Baz’s Final, Full UK Tour Diary


And so it begins…

To say that this is overdue would be the understatement of the year…or 2 years…

The entire world has changed, irrevocably, and things will never be the same.

Of course, people have been saying that about us for years too…people who have a talented flair for the blindingly obvious.

Coming to see The Stranglers in 2022 is what it is.

It’s been pretty well documented in recent months but, taking the decision to continue after our tragic loss, was never going to be easy…it was one of the hardest things I’ve ever done in my life, and I can’t begin to imagine how hard it hit JJ. He doesn’t say too much about it, which I take to be one of his ways of dealing with it, and whenever the subject of Dave is raised by outsiders, we both still pretty much clam up to be honest.

However, the English way can be to find the humour in everything too, and sometimes the darker the better. There’s much to reminisce about and we catch ourselves laughing like drains thinking about Dave, and some of his ways and peculiarities. A funnier man, sometimes, you couldn’t have wished to meet. I think he’d appreciate that he’s never far from our thoughts, and although it’s still raw from time to time, on we go.

Anyone who came to see us in France last year tell you it was different (duh) but was still The Stranglers. Toby is a wonderful keyboard player, and very respectful to Dave’s legacy. He plays what he needs to play, no more, and he does it with style and economy.

The crowds out there were fantastic. I know it was very difficult for some of the fans to see another guy up there…imagine how it was for us, especially JJ, who’s been used to turning around and seeing Dave across the stage since1975. But we triumphed, in our way, and that was in no small part down to Toby’s dedication to his task and how precious he was about getting things right. He’s also a total geek and a lovely bloke…daft as brush in his own posh frightfully English way, and up for anything. He fit right in, and we were received with nothing but love and encouragement.

First rehearsals with Toby (pic Louie)

Hopefully the UK will treat us the same.


As I live the furthest away, I always travel a day or so earlier than everyone else. So as I write this I’m on the train down from Yorkshire where I live, to London, and then connecting across to Bath, where we’ve rehearsed since the beginning of time. It’s a glorious winters day with not a cloud in the sky, and I’m full of hope and anticipation. I spoke to JJ yesterday and we were both like a couple of schoolboys…chomping at the bit as the old saying goes.

He, Jim, and Toby all get in tomorrow, and we’ll make a start.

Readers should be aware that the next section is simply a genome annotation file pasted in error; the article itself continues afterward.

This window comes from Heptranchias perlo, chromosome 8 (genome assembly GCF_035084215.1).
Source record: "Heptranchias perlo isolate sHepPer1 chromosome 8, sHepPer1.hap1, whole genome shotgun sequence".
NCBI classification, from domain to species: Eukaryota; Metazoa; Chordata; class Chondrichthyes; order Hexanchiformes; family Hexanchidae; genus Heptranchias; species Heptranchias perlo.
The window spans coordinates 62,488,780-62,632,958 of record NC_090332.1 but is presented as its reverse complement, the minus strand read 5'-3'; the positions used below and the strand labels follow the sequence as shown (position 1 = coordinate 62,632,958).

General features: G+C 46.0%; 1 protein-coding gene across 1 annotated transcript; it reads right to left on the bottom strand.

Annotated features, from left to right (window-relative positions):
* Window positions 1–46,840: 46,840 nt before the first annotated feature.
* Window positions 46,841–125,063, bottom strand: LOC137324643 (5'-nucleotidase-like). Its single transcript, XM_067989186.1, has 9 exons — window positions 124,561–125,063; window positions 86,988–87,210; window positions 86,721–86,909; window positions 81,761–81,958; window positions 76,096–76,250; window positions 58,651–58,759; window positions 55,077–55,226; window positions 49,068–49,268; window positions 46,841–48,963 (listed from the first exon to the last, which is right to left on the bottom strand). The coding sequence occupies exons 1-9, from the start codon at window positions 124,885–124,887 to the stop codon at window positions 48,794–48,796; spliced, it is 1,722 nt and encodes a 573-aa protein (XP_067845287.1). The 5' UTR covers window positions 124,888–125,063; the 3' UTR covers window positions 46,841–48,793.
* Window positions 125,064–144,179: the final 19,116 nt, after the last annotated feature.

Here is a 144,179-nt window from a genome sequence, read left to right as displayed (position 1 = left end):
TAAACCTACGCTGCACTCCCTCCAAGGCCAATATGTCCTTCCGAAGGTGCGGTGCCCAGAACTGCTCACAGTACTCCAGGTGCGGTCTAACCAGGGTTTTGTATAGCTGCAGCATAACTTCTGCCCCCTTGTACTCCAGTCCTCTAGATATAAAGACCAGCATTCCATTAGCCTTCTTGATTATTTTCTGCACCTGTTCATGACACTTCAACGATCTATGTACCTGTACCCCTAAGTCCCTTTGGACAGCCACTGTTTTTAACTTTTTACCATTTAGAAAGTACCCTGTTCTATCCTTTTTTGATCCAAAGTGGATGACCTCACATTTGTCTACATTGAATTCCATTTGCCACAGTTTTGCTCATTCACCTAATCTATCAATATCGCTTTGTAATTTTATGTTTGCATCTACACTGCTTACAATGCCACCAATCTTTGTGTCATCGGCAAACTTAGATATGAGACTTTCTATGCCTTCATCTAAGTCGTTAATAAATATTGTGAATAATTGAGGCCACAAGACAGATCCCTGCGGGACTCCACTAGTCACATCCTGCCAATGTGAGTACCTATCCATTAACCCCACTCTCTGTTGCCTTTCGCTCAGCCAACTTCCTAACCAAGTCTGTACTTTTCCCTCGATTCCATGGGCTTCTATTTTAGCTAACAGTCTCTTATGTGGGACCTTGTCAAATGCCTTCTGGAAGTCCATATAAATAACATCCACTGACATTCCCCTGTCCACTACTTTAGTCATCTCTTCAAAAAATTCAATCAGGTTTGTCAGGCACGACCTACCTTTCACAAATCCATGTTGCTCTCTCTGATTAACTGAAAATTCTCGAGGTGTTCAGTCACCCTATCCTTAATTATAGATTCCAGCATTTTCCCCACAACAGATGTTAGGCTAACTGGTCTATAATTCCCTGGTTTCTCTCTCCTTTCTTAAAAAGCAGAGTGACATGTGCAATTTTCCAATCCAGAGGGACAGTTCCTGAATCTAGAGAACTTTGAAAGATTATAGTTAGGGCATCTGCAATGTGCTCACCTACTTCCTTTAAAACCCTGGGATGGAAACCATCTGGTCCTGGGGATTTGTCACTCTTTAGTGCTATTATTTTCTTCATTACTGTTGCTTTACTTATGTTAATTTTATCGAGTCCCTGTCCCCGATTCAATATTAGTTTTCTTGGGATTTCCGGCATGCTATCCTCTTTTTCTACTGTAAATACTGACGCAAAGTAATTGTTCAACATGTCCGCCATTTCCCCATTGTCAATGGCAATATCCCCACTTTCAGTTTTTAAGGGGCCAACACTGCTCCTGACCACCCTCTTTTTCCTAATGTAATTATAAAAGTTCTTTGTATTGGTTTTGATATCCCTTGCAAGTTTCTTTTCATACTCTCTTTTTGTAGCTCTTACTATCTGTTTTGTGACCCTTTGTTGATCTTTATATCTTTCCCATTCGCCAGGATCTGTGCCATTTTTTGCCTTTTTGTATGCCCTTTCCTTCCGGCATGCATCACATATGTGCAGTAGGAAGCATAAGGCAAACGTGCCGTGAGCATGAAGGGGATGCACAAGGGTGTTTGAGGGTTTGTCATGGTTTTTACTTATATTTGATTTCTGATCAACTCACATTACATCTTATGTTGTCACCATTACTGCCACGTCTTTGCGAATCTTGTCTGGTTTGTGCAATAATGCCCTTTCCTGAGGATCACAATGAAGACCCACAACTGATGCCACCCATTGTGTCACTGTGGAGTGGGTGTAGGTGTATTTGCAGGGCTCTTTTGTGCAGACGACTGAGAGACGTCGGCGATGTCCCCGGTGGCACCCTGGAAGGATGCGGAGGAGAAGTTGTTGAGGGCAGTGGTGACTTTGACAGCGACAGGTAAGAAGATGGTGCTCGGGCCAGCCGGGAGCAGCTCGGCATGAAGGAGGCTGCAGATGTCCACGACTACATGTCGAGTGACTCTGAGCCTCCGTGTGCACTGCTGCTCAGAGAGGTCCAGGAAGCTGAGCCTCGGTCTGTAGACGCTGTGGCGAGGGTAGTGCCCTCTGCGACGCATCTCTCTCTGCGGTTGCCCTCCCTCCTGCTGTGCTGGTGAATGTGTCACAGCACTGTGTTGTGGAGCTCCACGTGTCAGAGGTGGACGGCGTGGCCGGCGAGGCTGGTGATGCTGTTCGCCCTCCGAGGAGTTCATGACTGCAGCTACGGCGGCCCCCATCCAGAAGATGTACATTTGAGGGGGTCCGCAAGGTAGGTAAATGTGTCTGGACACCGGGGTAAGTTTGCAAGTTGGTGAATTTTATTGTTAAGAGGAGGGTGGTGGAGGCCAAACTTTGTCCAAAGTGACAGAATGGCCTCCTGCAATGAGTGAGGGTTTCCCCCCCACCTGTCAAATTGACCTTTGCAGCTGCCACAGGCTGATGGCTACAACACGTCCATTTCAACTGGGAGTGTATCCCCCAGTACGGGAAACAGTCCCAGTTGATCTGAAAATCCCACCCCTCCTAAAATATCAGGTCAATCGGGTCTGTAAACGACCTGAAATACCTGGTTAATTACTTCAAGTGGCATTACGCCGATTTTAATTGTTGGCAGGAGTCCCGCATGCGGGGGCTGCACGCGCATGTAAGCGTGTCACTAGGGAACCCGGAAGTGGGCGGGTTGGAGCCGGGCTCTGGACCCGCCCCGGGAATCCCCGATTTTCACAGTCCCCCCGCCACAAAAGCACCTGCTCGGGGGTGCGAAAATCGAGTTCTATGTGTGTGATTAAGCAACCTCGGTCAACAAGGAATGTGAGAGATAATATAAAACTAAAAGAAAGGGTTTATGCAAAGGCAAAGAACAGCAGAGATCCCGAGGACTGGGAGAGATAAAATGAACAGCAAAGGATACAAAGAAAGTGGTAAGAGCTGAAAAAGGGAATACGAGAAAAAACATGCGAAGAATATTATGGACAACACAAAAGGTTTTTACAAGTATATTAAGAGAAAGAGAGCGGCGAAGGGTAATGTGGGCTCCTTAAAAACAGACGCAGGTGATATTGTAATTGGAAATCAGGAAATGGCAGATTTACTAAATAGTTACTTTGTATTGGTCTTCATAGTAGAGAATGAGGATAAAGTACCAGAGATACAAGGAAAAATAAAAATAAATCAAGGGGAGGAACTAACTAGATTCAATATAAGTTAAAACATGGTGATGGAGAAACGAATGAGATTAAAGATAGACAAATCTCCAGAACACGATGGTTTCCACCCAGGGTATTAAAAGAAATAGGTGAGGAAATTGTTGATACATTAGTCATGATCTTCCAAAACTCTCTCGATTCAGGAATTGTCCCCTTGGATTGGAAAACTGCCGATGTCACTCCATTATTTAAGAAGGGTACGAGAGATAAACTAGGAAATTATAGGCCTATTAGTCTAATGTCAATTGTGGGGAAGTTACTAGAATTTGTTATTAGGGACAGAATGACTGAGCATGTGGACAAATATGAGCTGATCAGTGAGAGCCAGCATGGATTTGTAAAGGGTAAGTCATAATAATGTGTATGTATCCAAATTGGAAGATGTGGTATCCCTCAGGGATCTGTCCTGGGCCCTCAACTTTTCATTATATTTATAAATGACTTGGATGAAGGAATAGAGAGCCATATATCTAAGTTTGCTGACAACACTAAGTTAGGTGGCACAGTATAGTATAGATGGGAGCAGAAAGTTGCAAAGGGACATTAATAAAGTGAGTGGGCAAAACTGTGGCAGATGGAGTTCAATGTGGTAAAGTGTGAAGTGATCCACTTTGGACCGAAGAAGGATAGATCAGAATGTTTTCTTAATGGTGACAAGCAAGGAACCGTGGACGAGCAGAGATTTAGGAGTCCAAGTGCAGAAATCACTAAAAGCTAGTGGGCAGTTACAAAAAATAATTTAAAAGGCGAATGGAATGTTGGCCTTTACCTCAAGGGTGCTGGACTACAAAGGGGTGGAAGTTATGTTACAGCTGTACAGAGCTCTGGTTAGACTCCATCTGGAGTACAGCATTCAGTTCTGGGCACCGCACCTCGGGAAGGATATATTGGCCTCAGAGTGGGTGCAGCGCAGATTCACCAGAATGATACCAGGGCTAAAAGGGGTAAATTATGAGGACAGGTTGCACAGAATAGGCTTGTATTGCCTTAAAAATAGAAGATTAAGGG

Bring it on…


Great start today. Toby and Jim are already there when I arrive at the farm, and JJ is a couple of hours away, having done karate in London last night. We haven’t seen each other since France, so the kettle goes on and we have a catch up…as you’d expect.

Running through the songs today, at random, it’s evident that the gigs in France were a real boon. Muscle memory plays a big part in what we do, and if your fingers don’t go to exactly the right place first or second time around, they get somewhere close to where they need to be, and you can adjust accordingly. A couple of run throughs of each tune, and it starts to sound like it should. So after a bit more rust sanded off and edges smoothed, we feel it’s time for a pint at Tuckers.

Some habits are hard to break.


It’s an early start for Jim and Toby this morning, and I hear their car pull away from the cottage around 10. JJ and I follow on around 11.30 and we’re into it by noon. It’s amazing how things come flooding back when you start to get into the zone, and by 2 o’clock we’ve got the basis of the set sorted out and are beginning to nail it down. I think tomorrow will have it done. We change and shift things around for the first few gigs anyway, so things will settle down.

But for now, I think it’s safe to say it’s probably 90% there already.

I love it when a plan comes together.


We’re ready….


We heading off up to the first city of the tour today. We always have a a day or two of pre-production at the first venue if we can. This time out it’s Lincoln. We’re playing the Engine Shed on Tuesday, which is part of the university, and I seem to remember starting a tour here before a few years ago.

Myself, JJ, Toby, and Gazza our tour manager are in the car and there’s that lovely feeling of anticipation as we finally head out on the road. Didn’t think I’d feel that again. It’s tinged with sadness, but it’s there.